Summer Internship in Jenkins security
Jenkins is an open-source CI/CD solution that is extensible with a wide range of plugins that can be installed using the Jenkins plugin distribution repository or via manual installation.
This extensibility is a powerful feature of Jenkins, but it is a critical aspect that has to be secured to avoid risks and vulnerabilities that can impact the Jenkins system.
The internship took place while working in direct contact with the Jenkins Security Team, having daily meetings to discuss topics, possible blockers, and share ideas.
The main goals of the internship were:
Understanding how some of the common vulnerabilities can be recognized in the Jenkins ecosystem by paying attention to common patterns related to best practices in terms of configuration and data flow control.
Auditing the plugins in a structural and ordered way, with comprehensive vulnerability scoring and classification using the MITRE standard, permitting them to be reviewed easily by the team.
Reporting findings to the team and plugin maintainers using the Jira issue tracker, having live sessions to help the latter ones have a full comprehension of the vulnerability reported.
Good communication is a necessary basis for a good organizational model.
Regarding that, a Slack channel was opened where I could ask questions, open discussions, and share ideas.
In addition to that, there were scheduled weekly sessions with my manager, Wadeck Follonier, who leads the Jenkins Security Team, and with my co-pilot, Kevin Guerroudj.
During these sessions, I could open discussion for doubts, receive knowledge, and propose activities that I could do during the internship, as well as a daily session with the team.
To be more productive and get quick feedback from the team, a spreadsheet was made available to me to note the plugins audited with related security audit documents, where I reported my findings and associated security tickets.
Furthermore, CloudBees got me in touch with other interns working in different departments using a Slack channel and also scheduled monthly meetings to discuss our progress on our projects and the value added to them.
At the beginning of this security journey, I had the opportunity to quickly learn about the common vulnerabilities that we could find inside a Plugin, thanks to a cyber gym that my manager created and distributed on a GitHub repository.
It is essentially a Jenkins plugin, called Emmenthal Plugin, that is written with some bad patterns that the Jenkins documentation suggests to avoid and that permits to obtain common vulnerabilities like Cross Site Scripting, XML External Entities, Server Side Request Forgery, Path Traversal, and so on.
From that moment on, I enjoyed the journey.
I started the audit with easier and less popular plugins, and each day I increased the difficulty level with more popular plugins until the end of the journey.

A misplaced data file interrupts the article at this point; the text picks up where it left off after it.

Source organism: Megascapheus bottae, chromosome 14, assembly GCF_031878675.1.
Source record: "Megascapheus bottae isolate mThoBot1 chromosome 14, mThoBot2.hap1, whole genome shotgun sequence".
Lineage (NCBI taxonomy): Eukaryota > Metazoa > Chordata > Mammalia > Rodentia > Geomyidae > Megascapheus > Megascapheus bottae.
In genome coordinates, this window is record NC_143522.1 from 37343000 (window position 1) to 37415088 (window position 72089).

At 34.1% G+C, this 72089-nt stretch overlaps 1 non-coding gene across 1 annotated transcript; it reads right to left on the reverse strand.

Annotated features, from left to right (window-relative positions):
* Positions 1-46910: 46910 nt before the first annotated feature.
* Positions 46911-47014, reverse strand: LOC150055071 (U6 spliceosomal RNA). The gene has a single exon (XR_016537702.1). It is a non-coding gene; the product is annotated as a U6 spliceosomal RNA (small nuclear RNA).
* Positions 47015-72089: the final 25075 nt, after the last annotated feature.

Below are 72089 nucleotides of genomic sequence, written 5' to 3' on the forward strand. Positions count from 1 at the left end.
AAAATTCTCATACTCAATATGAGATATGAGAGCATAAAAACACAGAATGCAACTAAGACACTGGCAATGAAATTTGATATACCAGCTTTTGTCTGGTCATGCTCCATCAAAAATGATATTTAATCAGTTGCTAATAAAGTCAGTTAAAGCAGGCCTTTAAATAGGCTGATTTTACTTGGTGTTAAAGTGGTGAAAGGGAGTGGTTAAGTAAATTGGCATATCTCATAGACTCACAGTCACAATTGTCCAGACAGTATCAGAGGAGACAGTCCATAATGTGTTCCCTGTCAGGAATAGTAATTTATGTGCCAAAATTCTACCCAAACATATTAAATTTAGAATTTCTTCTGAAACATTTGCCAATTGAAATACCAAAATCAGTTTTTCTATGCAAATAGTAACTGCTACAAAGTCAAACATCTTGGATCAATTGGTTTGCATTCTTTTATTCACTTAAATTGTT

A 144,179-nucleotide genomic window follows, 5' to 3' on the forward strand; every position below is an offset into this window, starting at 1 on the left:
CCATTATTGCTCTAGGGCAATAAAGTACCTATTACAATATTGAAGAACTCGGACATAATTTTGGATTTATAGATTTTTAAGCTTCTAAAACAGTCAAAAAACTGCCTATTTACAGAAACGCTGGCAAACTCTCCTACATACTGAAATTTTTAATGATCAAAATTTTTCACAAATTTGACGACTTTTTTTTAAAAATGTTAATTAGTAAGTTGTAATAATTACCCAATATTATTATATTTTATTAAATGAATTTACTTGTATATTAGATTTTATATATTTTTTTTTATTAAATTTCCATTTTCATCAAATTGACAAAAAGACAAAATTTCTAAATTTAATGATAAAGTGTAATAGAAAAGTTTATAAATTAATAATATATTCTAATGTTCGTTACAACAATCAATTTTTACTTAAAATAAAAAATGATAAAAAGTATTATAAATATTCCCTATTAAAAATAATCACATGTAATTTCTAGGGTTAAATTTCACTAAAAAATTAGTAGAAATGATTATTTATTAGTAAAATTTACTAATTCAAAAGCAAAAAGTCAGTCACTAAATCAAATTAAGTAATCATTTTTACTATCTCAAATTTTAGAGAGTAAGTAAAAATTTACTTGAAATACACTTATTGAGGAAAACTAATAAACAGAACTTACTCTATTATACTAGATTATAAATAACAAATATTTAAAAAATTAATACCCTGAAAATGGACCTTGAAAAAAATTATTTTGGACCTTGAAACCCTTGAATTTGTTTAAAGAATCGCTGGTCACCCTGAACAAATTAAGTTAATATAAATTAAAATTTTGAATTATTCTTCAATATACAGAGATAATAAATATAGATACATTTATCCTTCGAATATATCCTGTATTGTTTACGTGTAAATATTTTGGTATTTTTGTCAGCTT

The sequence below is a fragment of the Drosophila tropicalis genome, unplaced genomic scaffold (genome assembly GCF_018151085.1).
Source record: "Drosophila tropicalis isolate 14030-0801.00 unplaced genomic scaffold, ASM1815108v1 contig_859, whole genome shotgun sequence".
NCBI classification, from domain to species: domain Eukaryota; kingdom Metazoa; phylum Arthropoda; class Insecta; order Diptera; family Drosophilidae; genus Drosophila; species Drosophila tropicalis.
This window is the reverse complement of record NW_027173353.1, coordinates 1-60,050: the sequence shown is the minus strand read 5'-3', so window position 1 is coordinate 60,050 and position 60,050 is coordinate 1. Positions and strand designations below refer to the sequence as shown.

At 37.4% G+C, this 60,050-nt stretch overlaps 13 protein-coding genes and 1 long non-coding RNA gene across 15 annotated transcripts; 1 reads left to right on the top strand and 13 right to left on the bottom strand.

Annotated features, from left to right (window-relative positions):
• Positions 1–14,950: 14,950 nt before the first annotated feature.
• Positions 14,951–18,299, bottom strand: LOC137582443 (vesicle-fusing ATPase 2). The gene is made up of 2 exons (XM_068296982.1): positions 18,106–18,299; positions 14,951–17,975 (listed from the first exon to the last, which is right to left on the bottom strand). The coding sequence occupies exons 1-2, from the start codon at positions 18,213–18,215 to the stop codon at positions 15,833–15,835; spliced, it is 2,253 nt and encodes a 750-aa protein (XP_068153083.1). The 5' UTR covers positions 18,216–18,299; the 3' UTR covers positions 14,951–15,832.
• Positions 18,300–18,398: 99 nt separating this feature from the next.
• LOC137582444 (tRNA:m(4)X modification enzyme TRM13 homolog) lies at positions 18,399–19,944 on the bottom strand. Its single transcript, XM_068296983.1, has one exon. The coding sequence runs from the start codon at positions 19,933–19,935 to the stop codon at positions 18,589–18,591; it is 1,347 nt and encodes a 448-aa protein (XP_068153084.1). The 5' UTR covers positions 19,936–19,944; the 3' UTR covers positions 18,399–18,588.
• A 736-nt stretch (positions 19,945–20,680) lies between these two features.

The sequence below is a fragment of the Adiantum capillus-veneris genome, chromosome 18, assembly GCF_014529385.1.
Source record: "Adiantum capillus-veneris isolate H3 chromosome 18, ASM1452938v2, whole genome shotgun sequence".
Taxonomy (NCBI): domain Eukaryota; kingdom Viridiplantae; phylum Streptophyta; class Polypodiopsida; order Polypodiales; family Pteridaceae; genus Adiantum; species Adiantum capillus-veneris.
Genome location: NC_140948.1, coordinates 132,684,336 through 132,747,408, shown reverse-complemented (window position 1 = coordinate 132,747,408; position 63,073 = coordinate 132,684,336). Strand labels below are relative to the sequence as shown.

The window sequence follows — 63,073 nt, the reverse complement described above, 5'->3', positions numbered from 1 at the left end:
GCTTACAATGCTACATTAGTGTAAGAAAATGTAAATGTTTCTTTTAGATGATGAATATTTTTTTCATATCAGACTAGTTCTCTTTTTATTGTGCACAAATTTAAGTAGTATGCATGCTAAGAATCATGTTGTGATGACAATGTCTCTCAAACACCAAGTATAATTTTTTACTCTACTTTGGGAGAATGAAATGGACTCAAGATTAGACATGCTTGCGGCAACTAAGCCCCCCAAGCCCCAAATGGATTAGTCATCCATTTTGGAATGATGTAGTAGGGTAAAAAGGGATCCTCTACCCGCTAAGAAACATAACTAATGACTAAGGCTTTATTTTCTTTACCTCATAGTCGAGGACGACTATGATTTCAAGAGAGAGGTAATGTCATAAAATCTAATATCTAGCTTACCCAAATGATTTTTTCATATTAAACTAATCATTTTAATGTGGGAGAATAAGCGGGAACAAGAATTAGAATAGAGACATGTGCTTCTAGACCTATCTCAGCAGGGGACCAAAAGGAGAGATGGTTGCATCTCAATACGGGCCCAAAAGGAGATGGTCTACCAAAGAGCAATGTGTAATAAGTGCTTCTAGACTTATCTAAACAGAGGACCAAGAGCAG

It was obvious to me that the plugins with larger installation counts were also more secure due to the accrued attention they already got prior to now.
During the journey, I improved my skills on auditing thanks to a structured internal document that the team uses for auditing, and that helped me to be more precise and to not forget anything that caught my attention during the analysis of the plugins.
Following each finding, there was a brainstorming phase where I tried to classify the vulnerability in terms of CWEs and assign a CVSS score to understand the real impact and risks.
Finally, the reporting to the maintainers was done using Jira and described in a structured format that permits them to easily and quickly understand the point impacted inside the code and the reproduction steps to have a procedure to replicate it.
The value that I added to the project can be measured in terms of vulnerabilities reported and confirmed by the Jenkins Security Team and based on the type of plugin affected.
In terms of numbers, I reported 23 vulnerabilities, split into two categories using “10k installations” as a threshold:
19 vulnerabilities were found in less popular plugins.
4 vulnerabilities were found in more popular plugins.
At the moment, only 3 vulnerabilities are known to the public in the Jenkins Security Advisories:
I enjoyed this opportunity.
It helped me to be more confident in a practical manner on the security aspects and also permitted me to learn new ways to do audits.
I obtained good results in terms of the contributions of the Jenkins ecosystem, and it will have a positive impact on my professional career.
Andrea quickly stood out during his internship.
His ability to understand and adapt to our tasks was impressive.
He always asked the right questions and showed a real passion for learning.
It was great to work with someone so eager to grow in this field.
Andrea was able since the beginning and until the end, to ask very smart questions, showing his deep interest in the cybersecurity field.
He was able to demonstrate great analytical skills.
This kind of internship is continuously showing me that this kind of project is worth it for multiple reasons: for the intern themself, to learn new topics and get practical experience, but also for the community in terms of security improvement and also for the rest of the team, to have mentoring opportunities.